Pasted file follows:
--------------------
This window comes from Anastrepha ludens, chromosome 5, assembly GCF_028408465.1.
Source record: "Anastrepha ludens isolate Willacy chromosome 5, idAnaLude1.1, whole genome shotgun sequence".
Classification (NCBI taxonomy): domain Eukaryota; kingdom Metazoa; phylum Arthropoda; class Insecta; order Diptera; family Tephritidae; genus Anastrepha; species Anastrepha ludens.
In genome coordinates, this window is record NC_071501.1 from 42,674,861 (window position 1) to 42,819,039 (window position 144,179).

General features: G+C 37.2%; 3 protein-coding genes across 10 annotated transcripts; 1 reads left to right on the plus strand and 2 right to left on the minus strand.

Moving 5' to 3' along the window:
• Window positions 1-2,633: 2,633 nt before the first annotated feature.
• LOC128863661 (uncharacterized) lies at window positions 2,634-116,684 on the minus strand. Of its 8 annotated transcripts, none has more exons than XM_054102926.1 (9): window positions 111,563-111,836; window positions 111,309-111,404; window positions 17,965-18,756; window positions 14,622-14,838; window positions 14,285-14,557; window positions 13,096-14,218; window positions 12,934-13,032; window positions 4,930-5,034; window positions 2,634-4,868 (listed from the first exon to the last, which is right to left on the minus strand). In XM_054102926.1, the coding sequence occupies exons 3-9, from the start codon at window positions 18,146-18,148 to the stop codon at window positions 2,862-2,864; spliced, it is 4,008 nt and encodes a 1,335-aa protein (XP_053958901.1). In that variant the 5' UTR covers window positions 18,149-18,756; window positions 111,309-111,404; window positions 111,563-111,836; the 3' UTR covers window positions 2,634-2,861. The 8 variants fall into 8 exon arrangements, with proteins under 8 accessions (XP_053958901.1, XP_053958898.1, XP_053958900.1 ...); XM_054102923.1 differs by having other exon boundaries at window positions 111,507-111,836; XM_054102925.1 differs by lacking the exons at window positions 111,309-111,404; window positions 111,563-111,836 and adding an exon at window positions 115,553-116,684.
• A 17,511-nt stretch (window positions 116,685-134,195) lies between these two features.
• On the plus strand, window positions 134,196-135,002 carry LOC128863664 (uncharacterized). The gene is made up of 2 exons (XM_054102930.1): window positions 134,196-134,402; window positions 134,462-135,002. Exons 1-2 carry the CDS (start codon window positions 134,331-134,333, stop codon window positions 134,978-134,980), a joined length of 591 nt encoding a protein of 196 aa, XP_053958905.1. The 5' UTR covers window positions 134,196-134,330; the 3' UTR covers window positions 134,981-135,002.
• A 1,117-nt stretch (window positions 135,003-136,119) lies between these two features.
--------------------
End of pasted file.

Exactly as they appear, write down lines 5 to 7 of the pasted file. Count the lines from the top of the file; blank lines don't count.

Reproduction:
General features: G+C 37.2%; 3 protein-coding genes across 10 annotated transcripts; 1 reads left to right on the plus strand and 2 right to left on the minus strand.

Moving 5' to 3' along the window:
• Window positions 1-2,633: 2,633 nt before the first annotated feature.